Before Mila Zharkova rose to power in Volgograd, her father, Nikolai Zharkov, led the Narodists, a terrorist network that operated in the former Russian Federation, and parts of the former Soviet Union that still had a large disenfranchised Russian populations in search for any cause that would recognize their plight. The Narodists promised a return to prosperity for millions of Russians who believed they lost their country, especially in Siberia, where millions of refugees resettled to escape terror and disaster that engulfed their homes. Both of my parents were among these refugees, and neither of them had the option to return home.
My father was born in Dhaka, a city that no longer exists. He arrived as a child with his parents after they fled the Flooding of Bangladesh, and settled in Novosibirsk. My mother was also a refugee, but she was from Russia. Her family lived in Kazan, the former capital of Tatarstan, the non-Russian state on the Volga that died when the Narodists burned the city to the ground. My mother, half-Tatar and half-Russian, fled the Narodist terror when she was already a teenager. She eventually arrived in Novosibirsk where she met my father, and for a few years they lived together in the city where I was born. From what I remembered it was a happy childhood, while my childhood lasted.
Everything changed the night my parents decided to take me to visit Vostokia. We took the the Trans-Siberian Railroad to see the rest of the Siberian countryside. That night the Narodists targeted that train. They stopped us on the track, and shot both of my parents. I was only five years old, and I only survived because my parents told me to hide under the tracks. Later that night I was found by a Siberian paramilitary team that returned me to Novosibirsk, where I stayed at a boarding school funded by the state.
When I grew older I joined the military to defend Siberia against the growing Narodist threat, now led by Mila Zharkova, who pledged to lead her army across the Urals to retake the land they recognized as rightfully Russia’s. We trained everyday at a base in a classified location, prepared to defend our country from the threat of invasion. We were far from any city, and we kept the base’s location a secret in order to protect us from any Narodist attacks. But one day the Narodists found us, and destroyed the base in a series of demolitions.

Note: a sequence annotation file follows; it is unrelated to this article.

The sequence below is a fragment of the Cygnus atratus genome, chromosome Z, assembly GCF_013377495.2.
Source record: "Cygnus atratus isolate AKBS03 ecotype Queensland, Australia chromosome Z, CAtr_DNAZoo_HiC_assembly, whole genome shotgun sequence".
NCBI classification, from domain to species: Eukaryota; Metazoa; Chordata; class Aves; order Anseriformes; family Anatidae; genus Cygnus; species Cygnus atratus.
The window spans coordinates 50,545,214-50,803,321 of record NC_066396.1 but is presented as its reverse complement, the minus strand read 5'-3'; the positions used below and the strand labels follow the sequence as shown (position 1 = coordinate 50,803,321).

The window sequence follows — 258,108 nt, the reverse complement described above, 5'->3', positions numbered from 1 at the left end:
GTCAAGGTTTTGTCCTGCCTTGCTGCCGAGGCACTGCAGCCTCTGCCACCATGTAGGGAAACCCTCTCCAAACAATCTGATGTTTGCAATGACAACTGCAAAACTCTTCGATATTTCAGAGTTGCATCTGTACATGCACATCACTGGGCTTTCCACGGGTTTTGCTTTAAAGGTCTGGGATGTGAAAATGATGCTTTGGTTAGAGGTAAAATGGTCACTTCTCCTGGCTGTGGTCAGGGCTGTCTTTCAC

I was assigned to patrol at the time of the first demolition, and so I survived that attack. When I rushed to check if there were any other survivors, I was caught in the second demolition, which cost me my legs and my left arm.
I was barely able to pilot a hovercar until it crashed a few miles east of the base. That’s where I was discovered by Alpha Volikov, the leader of the Pack of Wolves, a secretive military team that was operating inside Siberian territory.
I had only heard of the Pack of Wolves through stories that I considered legends before I accidentally discovered their base of operations. The Pack’s mission was to defend civilian lives against actors that threatened their rights and their safety. It also turned out that I was the first outsider to discover the Pack.
When I shared my story with Alpha Volikov, he grew sympathetic, especially granted our common enemy. He shared my disgust for the Narodists, but for other reasons. His main concern about the insurgency were its American allies who were now aiding them and providing them with the resources necessary to launch an invasion into Siberia. While we didn’t share the same perspective on the matter, we both recognized that the Narodist mission to restore Russia to its former glory meant the suffering of millions of Siberians whose families have made this land their home; and without Siberia, there was no refuge state to welcome other refugees fleeing terror and disaster at home.
And so Alpha Volikov offered me the opportunity to work with the Pack of Wolves on behalf of Siberia. Using the Pack’s advanced technology, he rehabilitated me and provided me with cybernetic arms and legs that would allow to be an even more effective soldier for my country. I wasn’t a wolf, so I took the symbol of the tiger, not only to acknowledge my home in Siberia but also to acknowledge my Bangladeshi roots. Eventually I became a symbol of the Siberian resistance against Zharkova, and a scourge for the Narodists. They call me the Siberian Tiger, but I prefer Bagha, a name chosen from my father’s tongue.
The Pack of Wolves remained a reliable ally until Alpha Volikov’s murder. Ever since they have taken a neutral stance in the face of invasion. With or without their support, I will continue defend my people for as long as I can.
Bagha will return as one of the four perspectives in the Coyote File. Stay tuned for more.